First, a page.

France repatriated citizens of 26 EU countries. A flight from Wuhan, China, in early February carried 64 French citizens and 135 other EU citizens.
Germany repatriated thousands of citizens from all other EU countries.
Hungary has brought home citizens from four EU countries.
Ireland brought back home citizens from 17 EU countries.
Italy repatriated citizens from six Member States from Tokyo, Japan.
Latvia brought home citizens from four EU countries.
Lithuania brought home citizens from eight EU countries
Luxembourg repatriated citizens of 14 EU countries. A flight from Cabo Verde on 25 March carried just 20 Luxembourgish citizens and 131 other EU citizens.
Portugal brought home hundreds of citizens from 17 EU countries.
Spain has brought home more than 600 European citizens from 19 EU countries.
Sweden has brought home citizens from 15 EU countries.
Many more EU citizens were repatriated by European flights also outside the EU Civil Protection Mechanism. For example:
Croatia helped bring home citizens of 5 Member States.
A Danish flight brought home 105 Danes and another 179 Europeans from the Philippines; it helped repatriated 324 fellow European citizens on four special flights from Morocco, Italy, Philippines and Peru.
Helped 600 Estonians, Latvians and Lithuanians to return home by ferry.
Hungary brought back home citizens from six EU countries.
Lithuania helped more than 400 citizens from six EU countries return home from Vietnam, Thailand, Indonesia and South America.
The Netherlands brought back over 230 citizens from various EU countries home from Spain, Portugal, The Gambia, Cape Verde, Peru and Türkiye.
Polish LOT airlines helped repatriating citizens from 18 EU countries. Poland offered citizens of Estonia, Latvia and Lithuania ferries and dedicated trains to ensure their safe journey home. Poland also organised 18 convoys of over 800 vehicles, escorted by the Polish Police, to help more than 2.000 citizens of Estonia, Latvia and Lithuania to return home safely.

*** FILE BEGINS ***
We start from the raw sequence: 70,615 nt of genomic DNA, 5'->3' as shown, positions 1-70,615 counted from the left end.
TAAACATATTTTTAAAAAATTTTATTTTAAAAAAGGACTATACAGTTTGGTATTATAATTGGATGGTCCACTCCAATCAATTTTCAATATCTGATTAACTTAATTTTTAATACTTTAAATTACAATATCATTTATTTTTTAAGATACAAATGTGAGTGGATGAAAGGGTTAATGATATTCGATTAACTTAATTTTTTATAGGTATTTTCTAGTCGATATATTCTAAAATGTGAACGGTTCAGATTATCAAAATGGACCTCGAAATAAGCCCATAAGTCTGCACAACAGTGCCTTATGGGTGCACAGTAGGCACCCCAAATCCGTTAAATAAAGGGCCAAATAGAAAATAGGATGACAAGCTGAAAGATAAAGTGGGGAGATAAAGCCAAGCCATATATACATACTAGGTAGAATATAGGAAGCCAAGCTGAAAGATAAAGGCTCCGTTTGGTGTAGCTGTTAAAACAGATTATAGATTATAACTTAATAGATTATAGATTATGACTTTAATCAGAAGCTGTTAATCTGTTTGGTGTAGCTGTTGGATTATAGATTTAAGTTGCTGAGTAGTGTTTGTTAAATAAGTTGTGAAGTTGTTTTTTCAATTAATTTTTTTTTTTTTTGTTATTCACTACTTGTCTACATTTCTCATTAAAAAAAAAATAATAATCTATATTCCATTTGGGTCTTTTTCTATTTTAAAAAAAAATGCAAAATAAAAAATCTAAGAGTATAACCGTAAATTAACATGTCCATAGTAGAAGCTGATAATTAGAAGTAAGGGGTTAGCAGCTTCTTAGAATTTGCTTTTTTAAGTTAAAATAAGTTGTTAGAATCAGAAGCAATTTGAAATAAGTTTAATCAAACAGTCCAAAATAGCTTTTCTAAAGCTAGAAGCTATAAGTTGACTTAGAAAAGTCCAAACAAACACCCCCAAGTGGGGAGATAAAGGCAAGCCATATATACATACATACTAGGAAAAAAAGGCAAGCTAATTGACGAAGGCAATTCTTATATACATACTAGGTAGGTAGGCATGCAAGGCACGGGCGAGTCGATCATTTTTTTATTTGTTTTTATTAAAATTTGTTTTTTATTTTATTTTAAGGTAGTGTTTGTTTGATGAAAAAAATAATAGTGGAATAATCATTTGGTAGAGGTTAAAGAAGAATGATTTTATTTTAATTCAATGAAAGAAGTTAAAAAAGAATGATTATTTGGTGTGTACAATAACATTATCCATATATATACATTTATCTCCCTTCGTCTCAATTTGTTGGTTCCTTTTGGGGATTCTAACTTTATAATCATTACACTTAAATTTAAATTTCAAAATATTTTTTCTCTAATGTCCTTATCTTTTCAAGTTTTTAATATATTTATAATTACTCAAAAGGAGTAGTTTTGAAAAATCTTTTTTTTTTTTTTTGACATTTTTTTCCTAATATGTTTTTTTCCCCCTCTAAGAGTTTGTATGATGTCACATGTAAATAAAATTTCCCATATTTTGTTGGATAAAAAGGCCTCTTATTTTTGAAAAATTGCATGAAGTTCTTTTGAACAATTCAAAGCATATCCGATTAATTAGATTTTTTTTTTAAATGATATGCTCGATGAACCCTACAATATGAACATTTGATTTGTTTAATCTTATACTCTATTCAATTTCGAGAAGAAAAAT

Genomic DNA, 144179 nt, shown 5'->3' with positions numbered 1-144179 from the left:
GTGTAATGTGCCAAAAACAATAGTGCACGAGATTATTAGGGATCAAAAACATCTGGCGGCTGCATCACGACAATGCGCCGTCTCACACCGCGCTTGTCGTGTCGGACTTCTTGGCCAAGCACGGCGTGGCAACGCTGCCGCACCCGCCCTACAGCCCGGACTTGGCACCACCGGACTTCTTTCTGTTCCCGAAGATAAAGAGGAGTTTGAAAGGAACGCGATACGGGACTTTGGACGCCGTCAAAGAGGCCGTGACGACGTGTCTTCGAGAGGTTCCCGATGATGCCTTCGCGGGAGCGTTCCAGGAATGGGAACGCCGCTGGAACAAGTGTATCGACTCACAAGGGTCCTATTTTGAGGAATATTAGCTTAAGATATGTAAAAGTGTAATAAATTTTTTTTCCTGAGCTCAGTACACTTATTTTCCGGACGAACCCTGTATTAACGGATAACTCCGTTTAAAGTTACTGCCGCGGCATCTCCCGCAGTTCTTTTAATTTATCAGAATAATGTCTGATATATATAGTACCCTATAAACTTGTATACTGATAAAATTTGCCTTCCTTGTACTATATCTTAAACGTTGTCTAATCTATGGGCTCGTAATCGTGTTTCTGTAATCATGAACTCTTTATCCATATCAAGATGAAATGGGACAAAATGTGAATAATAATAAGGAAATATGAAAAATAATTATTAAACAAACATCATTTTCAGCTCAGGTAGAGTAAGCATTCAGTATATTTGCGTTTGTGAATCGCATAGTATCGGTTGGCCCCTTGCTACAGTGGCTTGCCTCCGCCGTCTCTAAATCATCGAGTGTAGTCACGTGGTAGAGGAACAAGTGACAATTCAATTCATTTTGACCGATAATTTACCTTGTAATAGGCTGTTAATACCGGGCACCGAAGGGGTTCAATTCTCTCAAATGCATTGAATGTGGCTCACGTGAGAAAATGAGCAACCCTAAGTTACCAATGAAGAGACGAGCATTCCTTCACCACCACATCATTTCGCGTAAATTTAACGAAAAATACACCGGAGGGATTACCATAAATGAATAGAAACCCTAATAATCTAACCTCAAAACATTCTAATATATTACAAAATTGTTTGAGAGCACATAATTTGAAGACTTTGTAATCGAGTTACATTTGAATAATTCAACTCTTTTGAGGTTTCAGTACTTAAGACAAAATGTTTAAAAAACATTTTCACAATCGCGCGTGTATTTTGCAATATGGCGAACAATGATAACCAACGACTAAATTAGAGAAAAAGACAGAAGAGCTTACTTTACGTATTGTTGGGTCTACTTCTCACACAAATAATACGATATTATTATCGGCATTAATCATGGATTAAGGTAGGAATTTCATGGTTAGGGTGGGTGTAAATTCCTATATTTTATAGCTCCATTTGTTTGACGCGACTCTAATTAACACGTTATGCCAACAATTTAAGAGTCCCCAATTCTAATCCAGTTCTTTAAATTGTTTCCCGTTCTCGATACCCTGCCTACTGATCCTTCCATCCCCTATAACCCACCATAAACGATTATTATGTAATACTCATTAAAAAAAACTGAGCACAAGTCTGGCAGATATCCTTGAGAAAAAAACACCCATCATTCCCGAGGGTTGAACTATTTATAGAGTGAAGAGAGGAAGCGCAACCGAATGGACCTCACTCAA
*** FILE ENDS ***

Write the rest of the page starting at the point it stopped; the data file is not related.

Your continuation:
Portugal helped bring home hundreds of citizens from 15 EU countries.
Slovakia arranged for a flight from the US repatriating 300 EU citizens from four Member States.
*19 EU Member States used the Union Civil Protection Mechanism in their repatriation efforts. Bilateral solidarity efforts in bringing citizens home are included where these have been expressly flagged to the Commission.
Disclaimer: The examples in this page are not exhaustive. The figures are based on the most recent available sources from EU Member States via the Common Emergency Communication and Information System (CECIS). While the Commission seeks to keep the information up to date, we take no responsibility of any kind, express or implied, about the completeness and accuracy of the information contained in the page.
European solidarity in supporting asylum seekers
From the beginning of the coronavirus pandemic, the Commission supported Greece in protecting vulnerable people from contracting the virus and avoid a public health crisis in the refugee camps. Furthermore, an immediate response was provided to prevent the spread of the coronavirus in the islands of the Aegean, where the Reception and Identification Centres are located.
In line with the commitment of President von der Leyen during her visit to Greece at the beginning of March, €350 million were immediately made available to support five projects for migration management, under Emergency Assistance. These projects covered the continuation of assistance for reception capacity in mainland Greece and on its islands, by providing rental scheme accommodation and support.
An additional €350 million of financial assistance were made available in April 2020. The increased funding supported an increased reception capacity on the Greek islands, the provision of services and emergency items (e.g. food) in the camps, the provision of additional medical teams, increased assistance to the Greek Asylum Service, and the deployment of border guards and police officers at Greece’s external borders.